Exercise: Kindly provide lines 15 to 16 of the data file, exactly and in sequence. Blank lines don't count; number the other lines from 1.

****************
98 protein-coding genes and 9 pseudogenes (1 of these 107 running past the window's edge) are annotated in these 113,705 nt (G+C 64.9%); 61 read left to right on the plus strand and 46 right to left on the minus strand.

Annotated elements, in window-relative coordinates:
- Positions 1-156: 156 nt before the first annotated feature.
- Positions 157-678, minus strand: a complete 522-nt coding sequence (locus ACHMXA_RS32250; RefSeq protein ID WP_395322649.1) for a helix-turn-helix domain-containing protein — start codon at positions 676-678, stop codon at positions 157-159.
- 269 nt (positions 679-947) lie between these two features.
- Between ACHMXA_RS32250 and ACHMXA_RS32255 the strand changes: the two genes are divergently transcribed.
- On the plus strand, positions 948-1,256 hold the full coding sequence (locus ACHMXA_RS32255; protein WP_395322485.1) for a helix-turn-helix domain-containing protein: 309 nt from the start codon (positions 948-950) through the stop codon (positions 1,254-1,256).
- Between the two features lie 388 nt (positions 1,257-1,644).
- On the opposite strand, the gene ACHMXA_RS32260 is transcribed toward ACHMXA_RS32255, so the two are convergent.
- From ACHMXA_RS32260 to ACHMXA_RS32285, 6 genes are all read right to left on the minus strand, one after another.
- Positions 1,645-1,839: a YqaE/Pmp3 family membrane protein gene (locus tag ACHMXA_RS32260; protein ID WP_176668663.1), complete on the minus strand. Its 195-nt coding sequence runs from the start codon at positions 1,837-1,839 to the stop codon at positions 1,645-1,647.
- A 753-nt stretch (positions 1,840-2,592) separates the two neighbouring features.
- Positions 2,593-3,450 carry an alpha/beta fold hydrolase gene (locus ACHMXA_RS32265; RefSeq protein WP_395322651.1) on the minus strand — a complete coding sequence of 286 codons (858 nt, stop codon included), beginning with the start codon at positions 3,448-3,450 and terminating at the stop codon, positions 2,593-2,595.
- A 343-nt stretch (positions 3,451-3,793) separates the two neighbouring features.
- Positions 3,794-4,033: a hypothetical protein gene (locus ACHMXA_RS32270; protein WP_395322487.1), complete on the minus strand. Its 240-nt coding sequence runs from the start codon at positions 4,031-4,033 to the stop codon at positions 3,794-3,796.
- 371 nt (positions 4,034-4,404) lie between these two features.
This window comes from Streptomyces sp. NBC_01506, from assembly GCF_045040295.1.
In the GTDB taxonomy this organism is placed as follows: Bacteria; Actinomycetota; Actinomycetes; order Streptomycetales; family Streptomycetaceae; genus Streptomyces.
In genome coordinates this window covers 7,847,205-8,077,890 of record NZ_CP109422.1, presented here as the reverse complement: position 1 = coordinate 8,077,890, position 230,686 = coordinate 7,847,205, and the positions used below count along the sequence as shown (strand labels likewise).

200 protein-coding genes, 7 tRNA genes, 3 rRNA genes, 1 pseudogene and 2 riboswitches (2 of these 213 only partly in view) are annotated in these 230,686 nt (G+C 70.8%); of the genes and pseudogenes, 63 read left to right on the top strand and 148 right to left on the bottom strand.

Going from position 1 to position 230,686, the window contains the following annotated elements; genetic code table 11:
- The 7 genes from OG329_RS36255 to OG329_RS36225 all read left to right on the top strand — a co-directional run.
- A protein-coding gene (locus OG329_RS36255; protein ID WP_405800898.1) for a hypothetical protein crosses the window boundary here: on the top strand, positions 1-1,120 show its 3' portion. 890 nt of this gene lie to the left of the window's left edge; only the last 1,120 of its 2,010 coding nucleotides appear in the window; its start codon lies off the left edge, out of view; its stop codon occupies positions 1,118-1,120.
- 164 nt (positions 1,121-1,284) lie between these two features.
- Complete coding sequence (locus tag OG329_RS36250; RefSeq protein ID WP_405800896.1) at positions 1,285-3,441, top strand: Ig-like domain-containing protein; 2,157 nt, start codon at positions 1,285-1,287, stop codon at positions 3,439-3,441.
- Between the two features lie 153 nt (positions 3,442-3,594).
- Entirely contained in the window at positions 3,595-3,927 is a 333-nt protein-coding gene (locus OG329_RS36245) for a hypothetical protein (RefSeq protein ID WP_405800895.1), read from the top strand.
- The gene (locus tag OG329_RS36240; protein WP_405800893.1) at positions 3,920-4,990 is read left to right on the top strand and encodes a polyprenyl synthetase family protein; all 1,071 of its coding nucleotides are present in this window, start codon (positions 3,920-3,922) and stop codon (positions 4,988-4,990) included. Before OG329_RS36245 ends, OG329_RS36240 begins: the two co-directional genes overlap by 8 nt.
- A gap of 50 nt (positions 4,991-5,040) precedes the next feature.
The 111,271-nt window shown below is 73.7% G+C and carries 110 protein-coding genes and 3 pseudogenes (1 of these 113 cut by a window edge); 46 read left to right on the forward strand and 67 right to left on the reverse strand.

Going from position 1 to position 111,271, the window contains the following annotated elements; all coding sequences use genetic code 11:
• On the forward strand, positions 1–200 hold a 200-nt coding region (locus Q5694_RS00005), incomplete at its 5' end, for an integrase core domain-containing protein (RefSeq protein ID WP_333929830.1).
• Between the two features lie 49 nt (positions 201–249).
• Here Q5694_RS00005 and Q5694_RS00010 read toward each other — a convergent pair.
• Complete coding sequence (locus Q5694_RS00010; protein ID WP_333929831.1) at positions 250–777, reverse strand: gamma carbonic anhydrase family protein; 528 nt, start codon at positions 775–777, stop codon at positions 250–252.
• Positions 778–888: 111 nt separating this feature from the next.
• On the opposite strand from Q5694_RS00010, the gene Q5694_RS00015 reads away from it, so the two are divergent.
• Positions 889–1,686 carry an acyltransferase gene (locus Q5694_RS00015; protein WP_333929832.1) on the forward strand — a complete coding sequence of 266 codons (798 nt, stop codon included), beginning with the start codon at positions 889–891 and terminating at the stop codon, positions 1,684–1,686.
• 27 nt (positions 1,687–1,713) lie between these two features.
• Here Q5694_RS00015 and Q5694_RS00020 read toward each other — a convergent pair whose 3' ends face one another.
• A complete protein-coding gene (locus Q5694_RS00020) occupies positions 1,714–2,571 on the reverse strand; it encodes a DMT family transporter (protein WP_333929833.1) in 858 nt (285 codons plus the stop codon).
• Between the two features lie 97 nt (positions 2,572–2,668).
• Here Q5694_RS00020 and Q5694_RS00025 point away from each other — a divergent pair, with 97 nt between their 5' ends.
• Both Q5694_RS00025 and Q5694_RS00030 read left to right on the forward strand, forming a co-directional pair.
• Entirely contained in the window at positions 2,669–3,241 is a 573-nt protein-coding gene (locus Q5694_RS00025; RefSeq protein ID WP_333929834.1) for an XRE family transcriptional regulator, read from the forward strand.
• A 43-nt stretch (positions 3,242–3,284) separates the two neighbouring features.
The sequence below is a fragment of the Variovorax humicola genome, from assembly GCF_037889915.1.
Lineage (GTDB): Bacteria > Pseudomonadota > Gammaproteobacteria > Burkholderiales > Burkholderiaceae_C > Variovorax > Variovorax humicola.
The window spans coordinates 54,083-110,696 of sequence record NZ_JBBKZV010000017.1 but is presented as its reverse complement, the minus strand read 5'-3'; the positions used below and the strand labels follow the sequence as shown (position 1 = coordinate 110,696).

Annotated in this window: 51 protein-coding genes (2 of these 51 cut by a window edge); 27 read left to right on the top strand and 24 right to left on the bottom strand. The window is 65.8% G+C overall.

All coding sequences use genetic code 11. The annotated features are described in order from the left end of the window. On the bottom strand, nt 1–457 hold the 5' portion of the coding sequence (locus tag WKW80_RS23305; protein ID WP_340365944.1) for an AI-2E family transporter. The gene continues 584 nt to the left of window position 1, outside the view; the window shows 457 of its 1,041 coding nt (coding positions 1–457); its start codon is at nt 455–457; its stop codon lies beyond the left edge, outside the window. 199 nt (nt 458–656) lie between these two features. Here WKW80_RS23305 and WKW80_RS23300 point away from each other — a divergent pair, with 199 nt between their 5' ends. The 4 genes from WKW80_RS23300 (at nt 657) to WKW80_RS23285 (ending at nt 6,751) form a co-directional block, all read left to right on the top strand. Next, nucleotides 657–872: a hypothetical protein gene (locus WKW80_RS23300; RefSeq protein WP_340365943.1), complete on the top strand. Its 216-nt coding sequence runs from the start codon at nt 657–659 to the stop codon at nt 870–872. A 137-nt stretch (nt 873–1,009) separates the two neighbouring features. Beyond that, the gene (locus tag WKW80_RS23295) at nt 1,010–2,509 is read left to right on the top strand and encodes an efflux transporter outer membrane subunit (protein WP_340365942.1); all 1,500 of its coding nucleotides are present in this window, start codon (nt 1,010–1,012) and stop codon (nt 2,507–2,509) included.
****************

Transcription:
- Positions 3,794-4,033: a hypothetical protein gene (locus ACHMXA_RS32270; protein WP_395322487.1), complete on the minus strand. Its 240-nt coding sequence runs from the start codon at positions 4,031-4,033 to the stop codon at positions 3,794-3,796.
- 371 nt (positions 4,034-4,404) lie between these two features.